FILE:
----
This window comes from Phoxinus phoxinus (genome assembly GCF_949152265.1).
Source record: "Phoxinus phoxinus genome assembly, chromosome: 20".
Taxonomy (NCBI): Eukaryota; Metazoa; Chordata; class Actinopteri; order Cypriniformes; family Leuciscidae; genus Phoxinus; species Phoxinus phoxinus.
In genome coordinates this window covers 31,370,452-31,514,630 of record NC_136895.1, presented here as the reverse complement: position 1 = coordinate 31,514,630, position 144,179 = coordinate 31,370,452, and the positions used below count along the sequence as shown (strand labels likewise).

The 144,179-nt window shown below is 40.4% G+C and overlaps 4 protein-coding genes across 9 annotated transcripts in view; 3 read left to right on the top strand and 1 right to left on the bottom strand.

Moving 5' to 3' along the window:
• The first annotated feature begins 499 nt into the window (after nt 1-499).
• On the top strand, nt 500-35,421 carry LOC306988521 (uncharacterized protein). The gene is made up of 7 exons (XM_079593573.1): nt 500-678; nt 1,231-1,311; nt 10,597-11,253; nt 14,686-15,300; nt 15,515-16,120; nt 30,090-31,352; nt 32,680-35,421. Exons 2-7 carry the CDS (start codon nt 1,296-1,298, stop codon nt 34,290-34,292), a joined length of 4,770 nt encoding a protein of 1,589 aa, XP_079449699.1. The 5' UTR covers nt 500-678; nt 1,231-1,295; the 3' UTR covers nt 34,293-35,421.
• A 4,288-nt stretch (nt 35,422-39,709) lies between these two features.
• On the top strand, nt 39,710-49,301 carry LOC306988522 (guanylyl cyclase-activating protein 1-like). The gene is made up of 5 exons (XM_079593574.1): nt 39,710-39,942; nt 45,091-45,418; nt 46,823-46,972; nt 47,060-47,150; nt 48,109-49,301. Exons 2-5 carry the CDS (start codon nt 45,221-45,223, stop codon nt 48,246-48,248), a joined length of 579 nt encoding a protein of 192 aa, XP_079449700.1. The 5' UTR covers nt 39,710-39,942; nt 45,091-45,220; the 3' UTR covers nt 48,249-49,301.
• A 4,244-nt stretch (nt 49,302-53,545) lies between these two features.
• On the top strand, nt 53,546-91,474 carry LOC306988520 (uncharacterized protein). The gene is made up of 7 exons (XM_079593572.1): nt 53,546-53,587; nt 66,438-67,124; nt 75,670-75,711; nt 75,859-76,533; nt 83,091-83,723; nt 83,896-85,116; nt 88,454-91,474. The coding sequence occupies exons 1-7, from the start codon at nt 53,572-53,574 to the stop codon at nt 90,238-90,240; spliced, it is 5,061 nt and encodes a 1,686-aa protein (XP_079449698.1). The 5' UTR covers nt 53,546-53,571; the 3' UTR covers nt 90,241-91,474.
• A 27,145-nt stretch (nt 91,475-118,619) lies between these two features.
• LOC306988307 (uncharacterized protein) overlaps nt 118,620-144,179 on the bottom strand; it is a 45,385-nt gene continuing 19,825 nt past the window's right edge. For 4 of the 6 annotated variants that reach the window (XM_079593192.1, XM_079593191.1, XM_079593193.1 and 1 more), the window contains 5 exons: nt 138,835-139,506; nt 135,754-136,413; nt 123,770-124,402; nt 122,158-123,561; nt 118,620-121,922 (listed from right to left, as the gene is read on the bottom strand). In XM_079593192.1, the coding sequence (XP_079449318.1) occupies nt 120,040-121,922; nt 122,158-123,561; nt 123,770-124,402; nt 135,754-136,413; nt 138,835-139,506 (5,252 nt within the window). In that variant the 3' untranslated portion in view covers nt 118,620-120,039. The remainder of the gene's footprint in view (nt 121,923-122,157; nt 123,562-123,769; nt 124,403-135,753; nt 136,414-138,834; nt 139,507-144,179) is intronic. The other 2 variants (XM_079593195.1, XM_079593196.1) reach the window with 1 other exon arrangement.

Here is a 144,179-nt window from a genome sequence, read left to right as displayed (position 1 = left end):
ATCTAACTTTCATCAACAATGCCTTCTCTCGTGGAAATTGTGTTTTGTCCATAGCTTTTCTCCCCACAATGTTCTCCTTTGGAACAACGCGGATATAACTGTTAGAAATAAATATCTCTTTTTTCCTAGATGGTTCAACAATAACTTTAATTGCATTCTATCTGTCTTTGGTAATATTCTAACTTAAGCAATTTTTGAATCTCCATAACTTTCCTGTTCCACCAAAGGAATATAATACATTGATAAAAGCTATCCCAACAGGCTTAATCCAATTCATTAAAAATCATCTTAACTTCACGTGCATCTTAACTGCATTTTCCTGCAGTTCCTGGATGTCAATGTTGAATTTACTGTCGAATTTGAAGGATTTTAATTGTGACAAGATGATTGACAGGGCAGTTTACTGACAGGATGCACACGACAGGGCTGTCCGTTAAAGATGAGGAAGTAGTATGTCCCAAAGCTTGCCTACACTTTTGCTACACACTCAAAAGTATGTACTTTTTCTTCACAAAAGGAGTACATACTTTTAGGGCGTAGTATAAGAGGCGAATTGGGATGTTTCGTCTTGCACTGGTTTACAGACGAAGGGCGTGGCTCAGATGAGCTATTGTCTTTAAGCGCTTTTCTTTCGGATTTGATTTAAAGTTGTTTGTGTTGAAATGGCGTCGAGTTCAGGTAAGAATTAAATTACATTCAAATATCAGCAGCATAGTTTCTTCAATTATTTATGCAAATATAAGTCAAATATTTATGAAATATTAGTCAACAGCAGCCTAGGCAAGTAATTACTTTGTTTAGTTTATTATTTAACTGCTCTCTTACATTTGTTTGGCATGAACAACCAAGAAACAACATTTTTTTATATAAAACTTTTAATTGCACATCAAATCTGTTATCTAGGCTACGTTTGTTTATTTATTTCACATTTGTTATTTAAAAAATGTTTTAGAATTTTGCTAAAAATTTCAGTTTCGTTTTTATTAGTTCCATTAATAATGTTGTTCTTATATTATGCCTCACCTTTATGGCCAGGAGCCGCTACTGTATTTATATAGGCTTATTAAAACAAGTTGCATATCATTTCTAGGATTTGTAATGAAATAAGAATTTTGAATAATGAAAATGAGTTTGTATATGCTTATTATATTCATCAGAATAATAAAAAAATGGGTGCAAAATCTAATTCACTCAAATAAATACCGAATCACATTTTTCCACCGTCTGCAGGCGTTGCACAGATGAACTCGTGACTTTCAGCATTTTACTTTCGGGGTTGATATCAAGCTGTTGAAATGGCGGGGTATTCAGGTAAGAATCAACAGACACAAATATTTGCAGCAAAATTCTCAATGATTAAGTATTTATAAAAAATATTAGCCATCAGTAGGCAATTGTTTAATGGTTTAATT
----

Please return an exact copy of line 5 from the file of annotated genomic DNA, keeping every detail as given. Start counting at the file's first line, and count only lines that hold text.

The 144,179-nt window shown below is 40.4% G+C and overlaps 4 protein-coding genes across 9 annotated transcripts in view; 3 read left to right on the top strand and 1 right to left on the bottom strand.